I was recently interviewed by Joseph Harvey author of the blog Tri for Time about being the “Primal Triathlete”. Tri for Time is a great blog which provides tips for the time crunched triathlete. Below is the interview from the Tri for Time blog:
Here’s the first interview with a fellow triathlete who follows a paleolithic style of eating. Garett is the author of Primal Triathlete, which includes Garett’s diet and fitness logs, along with various motivational posts. It’s a fascinating read for anyone wondering what exactly does a triathlete who trains off of a paleolithic style of eating actually do (and eat).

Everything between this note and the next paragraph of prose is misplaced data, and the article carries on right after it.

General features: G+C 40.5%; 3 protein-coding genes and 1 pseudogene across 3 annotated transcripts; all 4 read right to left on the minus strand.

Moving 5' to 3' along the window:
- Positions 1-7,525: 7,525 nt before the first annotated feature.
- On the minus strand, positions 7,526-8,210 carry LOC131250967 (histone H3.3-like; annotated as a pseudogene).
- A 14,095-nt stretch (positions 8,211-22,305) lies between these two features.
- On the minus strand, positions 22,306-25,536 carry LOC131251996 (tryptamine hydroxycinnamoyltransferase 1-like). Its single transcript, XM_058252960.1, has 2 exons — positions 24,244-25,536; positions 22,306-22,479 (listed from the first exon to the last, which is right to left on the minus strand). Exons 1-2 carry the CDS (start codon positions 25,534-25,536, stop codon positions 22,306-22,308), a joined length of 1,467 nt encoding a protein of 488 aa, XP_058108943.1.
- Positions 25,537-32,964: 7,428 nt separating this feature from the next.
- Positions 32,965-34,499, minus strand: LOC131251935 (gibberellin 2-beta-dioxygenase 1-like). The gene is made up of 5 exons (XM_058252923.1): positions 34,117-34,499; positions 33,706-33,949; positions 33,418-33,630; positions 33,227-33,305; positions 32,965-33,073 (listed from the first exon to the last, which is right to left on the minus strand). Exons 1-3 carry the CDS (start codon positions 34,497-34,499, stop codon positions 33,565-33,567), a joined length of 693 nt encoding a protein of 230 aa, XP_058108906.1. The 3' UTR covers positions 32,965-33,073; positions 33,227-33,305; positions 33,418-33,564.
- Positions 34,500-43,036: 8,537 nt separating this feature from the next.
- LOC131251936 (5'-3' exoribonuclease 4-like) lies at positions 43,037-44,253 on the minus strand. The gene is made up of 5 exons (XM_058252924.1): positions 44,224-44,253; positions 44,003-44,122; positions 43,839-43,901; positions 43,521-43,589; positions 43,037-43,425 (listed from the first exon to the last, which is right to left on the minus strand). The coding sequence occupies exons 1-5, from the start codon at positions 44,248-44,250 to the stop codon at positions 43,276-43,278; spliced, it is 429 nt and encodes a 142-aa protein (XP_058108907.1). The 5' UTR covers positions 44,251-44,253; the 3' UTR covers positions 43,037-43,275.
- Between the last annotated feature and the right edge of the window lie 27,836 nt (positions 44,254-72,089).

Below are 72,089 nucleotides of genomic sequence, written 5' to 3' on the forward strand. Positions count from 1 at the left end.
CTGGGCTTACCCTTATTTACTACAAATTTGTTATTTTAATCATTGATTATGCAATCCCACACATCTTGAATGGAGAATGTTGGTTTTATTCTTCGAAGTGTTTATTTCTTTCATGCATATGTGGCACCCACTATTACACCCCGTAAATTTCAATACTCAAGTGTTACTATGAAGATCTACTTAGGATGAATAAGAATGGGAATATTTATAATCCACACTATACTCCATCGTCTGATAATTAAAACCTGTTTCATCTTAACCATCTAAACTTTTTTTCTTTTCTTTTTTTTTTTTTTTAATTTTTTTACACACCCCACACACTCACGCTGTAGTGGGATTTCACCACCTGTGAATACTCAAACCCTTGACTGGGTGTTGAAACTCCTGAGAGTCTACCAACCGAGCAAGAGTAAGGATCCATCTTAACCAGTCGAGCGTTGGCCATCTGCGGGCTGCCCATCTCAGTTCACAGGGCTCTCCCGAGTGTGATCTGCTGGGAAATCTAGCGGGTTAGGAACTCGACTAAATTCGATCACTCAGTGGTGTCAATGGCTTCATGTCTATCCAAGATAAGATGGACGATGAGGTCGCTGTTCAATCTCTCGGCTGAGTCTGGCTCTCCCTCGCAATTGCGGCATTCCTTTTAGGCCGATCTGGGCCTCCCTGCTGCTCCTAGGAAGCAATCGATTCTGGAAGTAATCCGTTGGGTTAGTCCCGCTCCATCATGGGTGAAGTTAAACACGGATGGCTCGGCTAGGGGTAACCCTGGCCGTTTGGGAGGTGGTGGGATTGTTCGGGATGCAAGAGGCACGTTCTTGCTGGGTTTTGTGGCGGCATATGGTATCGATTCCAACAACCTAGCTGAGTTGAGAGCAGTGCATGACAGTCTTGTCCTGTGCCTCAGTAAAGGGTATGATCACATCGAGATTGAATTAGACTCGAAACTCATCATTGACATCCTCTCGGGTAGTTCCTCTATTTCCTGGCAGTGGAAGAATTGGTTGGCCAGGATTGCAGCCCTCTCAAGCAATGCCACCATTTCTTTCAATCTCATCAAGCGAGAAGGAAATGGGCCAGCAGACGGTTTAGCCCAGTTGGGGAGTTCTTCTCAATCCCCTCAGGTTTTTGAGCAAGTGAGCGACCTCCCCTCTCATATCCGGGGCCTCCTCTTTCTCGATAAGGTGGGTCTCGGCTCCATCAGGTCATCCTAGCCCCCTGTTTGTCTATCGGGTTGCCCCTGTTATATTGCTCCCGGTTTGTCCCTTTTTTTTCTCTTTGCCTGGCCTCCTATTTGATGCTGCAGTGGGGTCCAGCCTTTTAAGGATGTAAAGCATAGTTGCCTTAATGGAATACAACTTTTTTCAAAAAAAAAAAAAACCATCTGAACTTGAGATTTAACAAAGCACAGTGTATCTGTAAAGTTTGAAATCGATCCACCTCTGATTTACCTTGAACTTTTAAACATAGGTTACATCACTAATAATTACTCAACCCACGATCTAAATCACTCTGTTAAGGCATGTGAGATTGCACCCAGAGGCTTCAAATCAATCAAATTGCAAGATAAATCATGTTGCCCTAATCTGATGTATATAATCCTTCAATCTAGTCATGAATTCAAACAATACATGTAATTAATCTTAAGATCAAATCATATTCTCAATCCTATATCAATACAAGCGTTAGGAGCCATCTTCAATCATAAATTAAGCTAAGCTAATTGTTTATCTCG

Joseph: How did you discover the diet?Garett: I have always been fascinated with nutrition and how it effects your overall health and performance. I discovered the primal diet about two years ago by stumbling onto Mark’s Daily Apple while doing some research. The idea of eating an evolutionary based diet just made a lot of sense and after reading his blog religiously for about six months I bought the book Primal Blue Print. The “Primal Blue Print” is a great introductory book for anybody wanting to learn the science behind a Primal/Paleo diet. I have been nearly 100% Primal for 1 year.Joseph: Have you ever had a run-in with a fellow runner or triathlete about not eating enough carbs?Garett: Yes, I have had a lot of “run-ins” with fellow triathletes. Most of them think I am crazy and I also think they are secretly hoping I fail at my attempt to be a competitive “Primal” triathlete. I do eat carbs, mostly sweet potatoes, white potatoes, and lots of veggies, however I do not eat as many carbs as most triathletes. I would say about 25% of my diet consists of carbohydrates where most triathletes eat anywhere from 50% -60%. A lot of my “run-ins” have to do with fueling during a training session. I refuse to drink sports drinks and eat gels during training and for whatever reason I believe this offends many triathletes.Joseph: What’s the hardest part (if any) about living primally?Garett: Living “primal” has not been too hard but I would say the hardest part is not being able to eat the “quick fix” foods such as pizza and pastas. While I never ate a whole lot of pizza in the past it was nice to be able to order a pizza when I did not feel like cooking. Same thing with pasta, I could get a jar of sauce and noodles and have a meal in 10-min. So eating a primal diet definitely takes a little more planning.Joseph: Do you ever miss your formal lifestlye?Garett: No! I have never felt better or been healthier. I no longer have food cravings or binges, I no longer suffer from seasonal allergies and I am around 6% body fat! Plus my new lifestyle allows me to eat bacon! I eat as much real whole foods as I want and don’t count calories, or weight my food like all the other “suckers” that follow conventional wisdom. Life is good!Joseph: Do you think your athletic performance has benefitted because of your switch to the primal diet?Garett: I have made slight improvements in my racing times over the last year. While the improvements are not as big as I would like right now my times are still going in the right direction. I still have some work to do before I start winning events but I don’t feel as if I am being limited by my diet choice.However, since being “primal” I do feel I have made major improvements in strength and body composition. While I may not be winning races, I definitely have one the better looking bodies on race day. Many triathletes and endurance athletes are “skinny fat”, which means they are skinny but have zero muscle definition and even look a little flabby. My overall fitness goals are not only to be a competitive triathlete but also look good. I am definitely proud of my body composition improvements!Joseph: You mention on your blog that you use unconventional training methods. Besides more strength training than the typical triathlete, what are those methods?Garett: Well beside strength training and CrossFit I also tend to do shorter more intense workouts, typically 45 min to 1 hr instead of the long slow distance that is common place for many triathletes. I also do regular intermittent fasting sessions as described here (my other blog).I would say that while strength training may not sound that unconventional I would argue that my methodology and priority is definitely unconventional. Many triathletes may think they strength train but it is usually very low on their priority list. Once they feel that they have done enough swimming, biking, and running, if (and that’s a big IF) they have time they may wander around a gym for a little while. But the sport of triathlon is usually demanding enough that most triathletes never get into the gym.For me strength training is priority number 1. I refuse to sacrifice muscle mass for race performance. Most triathletes are willing to lose muscle mass in order to get faster however I am OK with being a litter “slower” if it means I look better with my shirt off!Joseph: What advice would you give to other triathletes considering switching to the primal diet?Garett: First read the Primal Blue Print and watch the documentary FatHead this will help with a lot of the science behind the diet. Second, determine what your fitness goals are; if you want to be the fastest triathlete in the world the primal diet may not be the best choice. However if you want to still be competitive and maintain better body composition and overall health I suggest getting started right away!